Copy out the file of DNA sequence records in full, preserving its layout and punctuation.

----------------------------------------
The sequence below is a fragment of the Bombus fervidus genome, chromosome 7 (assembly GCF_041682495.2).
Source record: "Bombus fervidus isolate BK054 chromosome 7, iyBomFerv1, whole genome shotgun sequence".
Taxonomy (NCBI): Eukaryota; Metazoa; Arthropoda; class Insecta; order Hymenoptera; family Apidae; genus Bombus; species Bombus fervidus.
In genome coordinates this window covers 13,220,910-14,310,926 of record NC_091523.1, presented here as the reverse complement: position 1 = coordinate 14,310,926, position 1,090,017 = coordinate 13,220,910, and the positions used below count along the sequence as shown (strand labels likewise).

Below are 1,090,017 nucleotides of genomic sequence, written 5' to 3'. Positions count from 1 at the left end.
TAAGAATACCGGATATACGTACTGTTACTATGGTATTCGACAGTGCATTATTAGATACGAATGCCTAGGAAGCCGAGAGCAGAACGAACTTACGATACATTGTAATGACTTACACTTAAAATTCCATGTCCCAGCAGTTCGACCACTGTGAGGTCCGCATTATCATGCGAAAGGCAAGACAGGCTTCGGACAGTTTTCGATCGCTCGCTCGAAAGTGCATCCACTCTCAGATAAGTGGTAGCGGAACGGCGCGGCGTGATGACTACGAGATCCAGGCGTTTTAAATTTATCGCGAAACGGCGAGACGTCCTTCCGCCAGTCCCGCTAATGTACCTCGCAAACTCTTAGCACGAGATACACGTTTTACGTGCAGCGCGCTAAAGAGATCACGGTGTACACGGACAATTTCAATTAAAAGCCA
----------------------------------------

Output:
The sequence below is a fragment of the Bombus fervidus genome, chromosome 7 (assembly GCF_041682495.2).
Source record: "Bombus fervidus isolate BK054 chromosome 7, iyBomFerv1, whole genome shotgun sequence".
Taxonomy (NCBI): Eukaryota; Metazoa; Arthropoda; class Insecta; order Hymenoptera; family Apidae; genus Bombus; species Bombus fervidus.
In genome coordinates this window covers 13,220,910-14,310,926 of record NC_091523.1, presented here as the reverse complement: position 1 = coordinate 14,310,926, position 1,090,017 = coordinate 13,220,910, and the positions used below count along the sequence as shown (strand labels likewise).

Below are 1,090,017 nucleotides of genomic sequence, written 5' to 3'. Positions count from 1 at the left end.
TAAGAATACCGGATATACGTACTGTTACTATGGTATTCGACAGTGCATTATTAGATACGAATGCCTAGGAAGCCGAGAGCAGAACGAACTTACGATACATTGTAATGACTTACACTTAAAATTCCATGTCCCAGCAGTTCGACCACTGTGAGGTCCGCATTATCATGCGAAAGGCAAGACAGGCTTCGGACAGTTTTCGATCGCTCGCTCGAAAGTGCATCCACTCTCAGATAAGTGGTAGCGGAACGGCGCGGCGTGATGACTACGAGATCCAGGCGTTTTAAATTTATCGCGAAACGGCGAGACGTCCTTCCGCCAGTCCCGCTAATGTACCTCGCAAACTCTTAGCACGAGATACACGTTTTACGTGCAGCGCGCTAAAGAGATCACGGTGTACACGGACAATTTCAATTAAAAGCCA